How did you get started with cars?” is a question I’m often asked. While I have been fortunate to have a variety of careers and occupational passions, cars and machinery came first.
My earliest memories of the mysteries of the internal combustion engine revolve around my grandfather, Thomas Lester McDowell, who, along with my grandmother, Dorel Evelyn, raised me.
Although our family home was in the Parkside district of San Francisco, Gramps, as the family called him, had what would now be referred to as a “gentleman’s farm” at 365 McClay Road, in the town of Novato, California, then a distant suburb 30 miles away.
He personally built the main and guest houses on a couple acres of land, put up the barn, dug the hole for the pool with a backhoe, and supervised the application of the gunite to the pool walls. The property was originally a Bartlett pear orchard, and Gramps added a variety of walnut, peach and apricot trees.
In the very early 1950s, he purchased a used Ford tractor, probably an 8N, to take care of the grounds. I recall him driving it eleven miles home from Petaluma, on the shoulder of what was then a two-lane US 101. The attachments included a plow, a disc (he taught me the difference), a scoop and a flat platform just perfect for three or four kids to ride on.
We had a routine. Friday night when he came home from his day job as assistant superintendent of the City and County of San Francisco Department of Building Repair (after all these years, I still remember his title exactly), my grandmother had our bumble-bee yellow and black 1956 Mercury Montclair coupe (license plate BYP 050) packed and ready to go for the trip to Novato.
Saturday, at the crack of dawn, he went to the barn to get the tractor. And from the age of three on, I was always with him. He would have me perch on the nose of the tractor, legs straddling the radiator shell, hands firmly gripping the radiator cap. And for the next couple of hours, he would plow or disc the fields.
I can still see the warmth radiating from the exposed engine below, and remember how it helped to break the chill of the morning air. I still recall the conversations we had—the way he answered my many questions about what kinds of trees there were on the farm, exactly how you went about digging an irrigation ditch with the scoop, or why the tractor had a foot brake on each side, while the Mercury only had one.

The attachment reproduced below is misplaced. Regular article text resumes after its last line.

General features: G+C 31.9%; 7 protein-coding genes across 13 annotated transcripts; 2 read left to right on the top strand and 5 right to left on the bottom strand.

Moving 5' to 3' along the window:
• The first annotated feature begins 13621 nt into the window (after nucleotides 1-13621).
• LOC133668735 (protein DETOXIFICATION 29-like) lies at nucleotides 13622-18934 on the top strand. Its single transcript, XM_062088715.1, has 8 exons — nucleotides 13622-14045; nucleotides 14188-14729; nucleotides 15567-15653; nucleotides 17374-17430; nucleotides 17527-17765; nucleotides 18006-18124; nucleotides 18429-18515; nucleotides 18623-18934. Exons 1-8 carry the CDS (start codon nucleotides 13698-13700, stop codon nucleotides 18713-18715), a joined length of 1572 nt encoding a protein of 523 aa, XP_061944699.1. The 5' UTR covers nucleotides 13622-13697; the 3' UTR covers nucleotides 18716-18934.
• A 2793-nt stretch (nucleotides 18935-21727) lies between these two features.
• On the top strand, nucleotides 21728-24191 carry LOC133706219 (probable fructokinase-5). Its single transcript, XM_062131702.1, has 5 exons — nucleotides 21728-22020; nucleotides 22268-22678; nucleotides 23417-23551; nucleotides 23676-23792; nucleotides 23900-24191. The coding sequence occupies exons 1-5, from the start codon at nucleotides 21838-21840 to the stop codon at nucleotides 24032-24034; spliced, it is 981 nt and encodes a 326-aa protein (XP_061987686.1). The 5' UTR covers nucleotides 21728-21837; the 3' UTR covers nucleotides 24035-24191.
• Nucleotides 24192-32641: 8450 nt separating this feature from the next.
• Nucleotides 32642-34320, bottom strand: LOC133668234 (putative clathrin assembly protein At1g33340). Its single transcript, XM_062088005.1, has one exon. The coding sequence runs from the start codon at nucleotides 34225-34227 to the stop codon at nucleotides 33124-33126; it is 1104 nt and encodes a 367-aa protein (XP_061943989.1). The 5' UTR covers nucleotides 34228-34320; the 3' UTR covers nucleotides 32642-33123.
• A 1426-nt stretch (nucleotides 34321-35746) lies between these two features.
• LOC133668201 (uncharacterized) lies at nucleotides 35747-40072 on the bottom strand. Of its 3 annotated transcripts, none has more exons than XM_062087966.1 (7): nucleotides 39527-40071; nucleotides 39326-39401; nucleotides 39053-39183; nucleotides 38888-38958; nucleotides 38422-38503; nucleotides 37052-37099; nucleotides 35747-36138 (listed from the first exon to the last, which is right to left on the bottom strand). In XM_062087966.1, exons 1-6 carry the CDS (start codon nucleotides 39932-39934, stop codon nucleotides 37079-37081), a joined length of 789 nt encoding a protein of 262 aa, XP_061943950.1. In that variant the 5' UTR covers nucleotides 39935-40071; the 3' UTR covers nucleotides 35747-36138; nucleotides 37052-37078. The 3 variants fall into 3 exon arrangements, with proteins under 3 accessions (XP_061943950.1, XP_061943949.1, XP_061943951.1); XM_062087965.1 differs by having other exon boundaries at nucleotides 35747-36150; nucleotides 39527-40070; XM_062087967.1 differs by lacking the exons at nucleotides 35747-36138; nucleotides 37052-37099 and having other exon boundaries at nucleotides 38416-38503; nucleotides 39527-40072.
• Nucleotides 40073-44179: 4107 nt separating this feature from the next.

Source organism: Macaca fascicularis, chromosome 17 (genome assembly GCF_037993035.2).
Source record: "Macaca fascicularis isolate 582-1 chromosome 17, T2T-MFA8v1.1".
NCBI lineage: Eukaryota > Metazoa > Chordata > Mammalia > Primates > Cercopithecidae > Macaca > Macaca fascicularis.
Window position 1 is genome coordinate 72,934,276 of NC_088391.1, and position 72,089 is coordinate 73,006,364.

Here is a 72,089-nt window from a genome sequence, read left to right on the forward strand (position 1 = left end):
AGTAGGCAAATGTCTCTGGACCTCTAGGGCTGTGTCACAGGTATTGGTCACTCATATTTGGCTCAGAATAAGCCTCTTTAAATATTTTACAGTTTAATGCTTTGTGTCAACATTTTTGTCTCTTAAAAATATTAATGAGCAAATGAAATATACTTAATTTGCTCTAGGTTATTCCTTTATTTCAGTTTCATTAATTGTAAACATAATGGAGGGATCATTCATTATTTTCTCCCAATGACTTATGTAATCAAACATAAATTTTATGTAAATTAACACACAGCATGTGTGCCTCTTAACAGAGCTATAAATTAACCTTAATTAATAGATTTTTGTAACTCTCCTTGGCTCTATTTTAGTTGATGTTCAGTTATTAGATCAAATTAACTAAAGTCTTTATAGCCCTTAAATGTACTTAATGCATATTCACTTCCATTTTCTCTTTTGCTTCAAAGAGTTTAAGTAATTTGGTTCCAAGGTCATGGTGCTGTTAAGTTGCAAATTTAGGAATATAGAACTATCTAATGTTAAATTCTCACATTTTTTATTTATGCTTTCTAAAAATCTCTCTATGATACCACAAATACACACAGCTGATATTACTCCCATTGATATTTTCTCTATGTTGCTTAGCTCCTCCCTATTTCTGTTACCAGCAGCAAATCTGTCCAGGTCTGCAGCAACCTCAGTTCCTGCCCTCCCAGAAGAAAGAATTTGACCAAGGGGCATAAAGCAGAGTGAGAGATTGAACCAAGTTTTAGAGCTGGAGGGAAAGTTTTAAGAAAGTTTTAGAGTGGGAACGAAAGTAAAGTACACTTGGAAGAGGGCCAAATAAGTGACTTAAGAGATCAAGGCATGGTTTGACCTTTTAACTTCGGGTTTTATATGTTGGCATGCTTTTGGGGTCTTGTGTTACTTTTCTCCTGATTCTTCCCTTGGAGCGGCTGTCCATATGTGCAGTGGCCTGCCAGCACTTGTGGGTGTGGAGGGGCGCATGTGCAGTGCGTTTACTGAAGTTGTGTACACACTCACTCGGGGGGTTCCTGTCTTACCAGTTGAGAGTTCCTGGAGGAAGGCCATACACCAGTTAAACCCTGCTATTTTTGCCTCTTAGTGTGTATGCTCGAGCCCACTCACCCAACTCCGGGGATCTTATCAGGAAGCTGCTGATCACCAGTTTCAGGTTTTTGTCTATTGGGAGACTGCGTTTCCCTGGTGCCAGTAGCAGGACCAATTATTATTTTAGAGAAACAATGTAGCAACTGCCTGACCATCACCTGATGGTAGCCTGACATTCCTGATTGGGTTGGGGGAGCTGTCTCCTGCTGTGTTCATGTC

But above all I remember feeling a calmness and security from the pulsing and vibrating of the tractor’s engine. It had a low-rev, high-torque industrial purposefulness to it, and was nearly impossible to bog down. To my young mind, there wasn’t anything that Gramps – the best tractor-driver in the world, I knew for sure – couldn’t get it to do. Even then, I recognized that the partnership of this most capable machine and this most capable man were wondrous things.
When I was five, Gramps decided it was my turn behind the wheel. At first I sat on his lap, and learned how to work the notched hand-operated throttle. Later came manipulating the hydraulic controls to raise and lower the attachments (always the platform, as the disc and plow were deemed too dangerous). And finally, a couple of years later, once my leg muscles were strong enough to press on the brakes, he sent me off on my own.
It was a perfect world. Using the platform, my assignment was to drag the ground flat beneath the walnut trees, which would make it easier to pick up the nuts we knocked loose from them with a long two-by-four. As you can imagine, I was always ready to take the tractor out “to go dragging.” An additional bonus was driving by the rear property line, taunting the older children who lived in the subdivision behind, because I was driving a tractor and they weren’t.
Gramps died, suddenly and unexpectedly, when I was 12. I never drove the tractor again. The family farm was put up for sale, and the proceeds sustained my grandmother during the difficult times that followed. Now, I drive by the farm once or twice a year when I am in the Bay Area. The same pear trees are still there, and in the summer, the walnut trees are still laden with their fruit. I always stop, get out, and recollect the brisk air of the mornings with my grandfather. I can hear the conversations we had about the mysteries of life while the tractor chugged along contentedly.
Nearly a half-century later, I am still inescapably drawn to the magic of the internal-combustion engine. Each car, especially those from before 1975, has its own emotional signature, written with the combination of its drivetrain, its coachwork, and the intent of the men who built it. Our 1963 Corvette has a raucous, Elvis Presley, cuffed-jeans, dark-glasses, “Jailhouse Rock” swagger to it. The 1965 Alfa Giulia Spider, a dolce vita, rev-me-til-the-end-of-time feeling. Even our recently departed 1965 two-stroke Saab had its sense of self, puffing out an “I’m Swedish and I’m different and I don’t care” message.
But my core feelings are still most easily tapped by a vintage Ford tractor. At the annual Steam-Up in Brooks, Oregon, last August, there were several 8Ns on display.
My daughter, Alex, was with me, and I had her sit on a couple of them. And for a brief moment, I thought about buying one, keeping it on a farm nearby, and letting Alex have her chance to live in the past I had once inhabited. But I realized that she is already making her own past, one that began with being strapped into a car seat in the Alfa Giulia Spider Veloce when she was just a few months old, learning to drive our VW Thing at the age of eleven, and setting her sights on a 911SC as a first car. As we drive to school each morning in that same Alfa, top-down this time of year, we plan out the road trips we’re going to take.
Gramps and the tractor were good to me. Now, it’s my turn to pass on that goodness to the next generation, and hope that Alex can find the same pleasure and passion, on her own terms, that I have.